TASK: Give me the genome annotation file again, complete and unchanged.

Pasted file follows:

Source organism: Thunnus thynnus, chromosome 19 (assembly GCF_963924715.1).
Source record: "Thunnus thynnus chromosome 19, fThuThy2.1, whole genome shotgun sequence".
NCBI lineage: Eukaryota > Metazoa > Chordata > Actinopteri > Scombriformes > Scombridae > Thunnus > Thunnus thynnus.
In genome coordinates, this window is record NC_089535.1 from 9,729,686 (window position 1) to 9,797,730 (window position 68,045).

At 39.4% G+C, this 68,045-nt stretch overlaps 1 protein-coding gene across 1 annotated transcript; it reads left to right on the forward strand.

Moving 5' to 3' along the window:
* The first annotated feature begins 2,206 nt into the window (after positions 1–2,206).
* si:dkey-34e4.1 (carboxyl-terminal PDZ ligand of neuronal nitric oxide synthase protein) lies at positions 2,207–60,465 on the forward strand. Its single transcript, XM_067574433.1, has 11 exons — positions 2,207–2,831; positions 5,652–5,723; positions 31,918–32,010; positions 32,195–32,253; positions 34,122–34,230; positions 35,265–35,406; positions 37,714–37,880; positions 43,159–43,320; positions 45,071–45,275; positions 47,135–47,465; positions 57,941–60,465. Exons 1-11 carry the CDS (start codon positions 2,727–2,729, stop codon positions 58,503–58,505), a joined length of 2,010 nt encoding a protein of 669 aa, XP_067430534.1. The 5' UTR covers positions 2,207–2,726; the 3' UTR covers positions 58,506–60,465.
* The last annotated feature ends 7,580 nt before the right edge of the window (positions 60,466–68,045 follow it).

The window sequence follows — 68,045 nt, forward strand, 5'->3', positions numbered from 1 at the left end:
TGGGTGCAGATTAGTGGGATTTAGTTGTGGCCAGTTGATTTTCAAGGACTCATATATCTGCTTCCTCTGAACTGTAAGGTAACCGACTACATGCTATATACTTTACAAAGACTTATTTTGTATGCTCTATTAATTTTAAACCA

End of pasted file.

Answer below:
Source organism: Thunnus thynnus, chromosome 19 (assembly GCF_963924715.1).
Source record: "Thunnus thynnus chromosome 19, fThuThy2.1, whole genome shotgun sequence".
NCBI lineage: Eukaryota > Metazoa > Chordata > Actinopteri > Scombriformes > Scombridae > Thunnus > Thunnus thynnus.
In genome coordinates, this window is record NC_089535.1 from 9,729,686 (window position 1) to 9,797,730 (window position 68,045).

At 39.4% G+C, this 68,045-nt stretch overlaps 1 protein-coding gene across 1 annotated transcript; it reads left to right on the forward strand.

Moving 5' to 3' along the window:
* The first annotated feature begins 2,206 nt into the window (after positions 1–2,206).
* si:dkey-34e4.1 (carboxyl-terminal PDZ ligand of neuronal nitric oxide synthase protein) lies at positions 2,207–60,465 on the forward strand. Its single transcript, XM_067574433.1, has 11 exons — positions 2,207–2,831; positions 5,652–5,723; positions 31,918–32,010; positions 32,195–32,253; positions 34,122–34,230; positions 35,265–35,406; positions 37,714–37,880; positions 43,159–43,320; positions 45,071–45,275; positions 47,135–47,465; positions 57,941–60,465. Exons 1-11 carry the CDS (start codon positions 2,727–2,729, stop codon positions 58,503–58,505), a joined length of 2,010 nt encoding a protein of 669 aa, XP_067430534.1. The 5' UTR covers positions 2,207–2,726; the 3' UTR covers positions 58,506–60,465.
* The last annotated feature ends 7,580 nt before the right edge of the window (positions 60,466–68,045 follow it).

The window sequence follows — 68,045 nt, forward strand, 5'->3', positions numbered from 1 at the left end:
TGGGTGCAGATTAGTGGGATTTAGTTGTGGCCAGTTGATTTTCAAGGACTCATATATCTGCTTCCTCTGAACTGTAAGGTAACCGACTACATGCTATATACTTTACAAAGACTTATTTTGTATGCTCTATTAATTTTAAACCA